UPDATE (8:14 a.m.): An FBI official has identified one of the gunmen as Elton Simpson of Phoenix, ABC News reports. The FBI had previously investigated Simpson for possible terrorism, and he was convicted in 2010 of lying to federal officials about the purpose of a trip to Africa. He is suspected of being the person who tweeted several times, once using the hashtag #TexasAttack, shortly before the event.
Two gunmen were killed Sunday evening after they shot a security guard outside a controversial contest and exhibit in Garland, Texas, devoted to cartoons of the Prophet Muhammad.
According to The Dallas Morning News, the two men pulled up in front of the Curtis Culwell Center, just as the event was ending, opened fire on a security guard and then were shot and killed by Garland police. The guard was taken to the hospital but was later released. Meanwhile, the bodies of the two gunmen remained in the street while the bomb squad was called to investigate their vehicle. The center was locked down, and nearby Walmart and Sam's Club stores were evacuated.
Sponsored by the New York-based American Freedom Defense Initiative, listed by the Southern Poverty Law Center as an anti-Muslim hate group, the "Muhammad Art Exhibit and Contest" awarded $10,000 to Bosch Fawstin (The Infidel) as the winner of an online cartoon competition. Last week, two Twitter accounts belonging to purported jihadists called for attacks on American and Australian cartoonists who depicted the Prophet Muhammad. One of the Twitter users specifically mentioned the Texas event.
In January, two gunmen attacked the offices of the French satirical weekly Charlie Hebdo, which had published numerous cartoons of Muhammad, and killed 12 people. Depictions of Muhammad are considered offensive by many Muslims, although numerous Muslim scholars have stated that Islam does not condone violence in response.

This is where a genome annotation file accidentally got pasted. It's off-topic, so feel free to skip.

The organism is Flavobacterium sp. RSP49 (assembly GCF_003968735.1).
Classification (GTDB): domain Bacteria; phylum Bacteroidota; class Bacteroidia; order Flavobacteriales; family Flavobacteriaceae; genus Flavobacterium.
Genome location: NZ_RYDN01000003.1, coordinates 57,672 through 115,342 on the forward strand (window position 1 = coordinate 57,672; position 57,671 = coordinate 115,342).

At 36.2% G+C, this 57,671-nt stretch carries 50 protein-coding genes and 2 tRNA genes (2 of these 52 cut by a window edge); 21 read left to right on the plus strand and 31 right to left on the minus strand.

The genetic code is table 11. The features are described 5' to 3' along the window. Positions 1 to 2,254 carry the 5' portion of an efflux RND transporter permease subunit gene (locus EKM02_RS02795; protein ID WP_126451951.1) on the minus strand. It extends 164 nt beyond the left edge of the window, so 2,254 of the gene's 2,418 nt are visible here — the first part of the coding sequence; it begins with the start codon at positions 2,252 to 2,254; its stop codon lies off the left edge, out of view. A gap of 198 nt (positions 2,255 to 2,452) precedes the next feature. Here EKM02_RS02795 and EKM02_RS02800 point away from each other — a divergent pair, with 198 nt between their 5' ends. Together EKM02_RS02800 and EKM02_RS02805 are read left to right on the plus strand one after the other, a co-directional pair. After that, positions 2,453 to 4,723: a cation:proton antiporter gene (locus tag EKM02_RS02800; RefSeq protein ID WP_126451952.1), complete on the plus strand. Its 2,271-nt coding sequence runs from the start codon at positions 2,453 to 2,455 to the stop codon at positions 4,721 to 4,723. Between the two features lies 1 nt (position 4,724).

AFDI was recently in the news when it ran ads equating Islam to Nazism on buses in San Francisco; someone altered the ads with images of Ms. Marvel. Just last week, a judge ruled the New York City transit system could not decline anti-Islam ads from the group; in response, the Metropolitan Transit Authority will no longer carry political ads.
In January, the Culwell Center, which is owned by the Garland school district, was the site of an event called "Stand with the Prophet in Honor and Respect," sponsored by the Sound Vision Foundation, to raise funds for a center to help Muslims spread positive messages about their religion. Protesters, including some from AFDI, picketed the event, whose keynote speaker was controversial Muslim leader Imam Siraj Wahhaj. At the time, the Garland school district said it could not discriminate against any group that wanted to rent the center.
According to The Dallas Morning News, AFDI deliberately chose the Culwell Center as the venue for the exhibit because of the previous event, and president Pamela Geller said the group had paid $10,000 up front for 40 security guards. At the time Geller said, “I have held scores of protests. Never has there been a violent incident. I’m more afraid of staying quiet. That to me is far scarier.”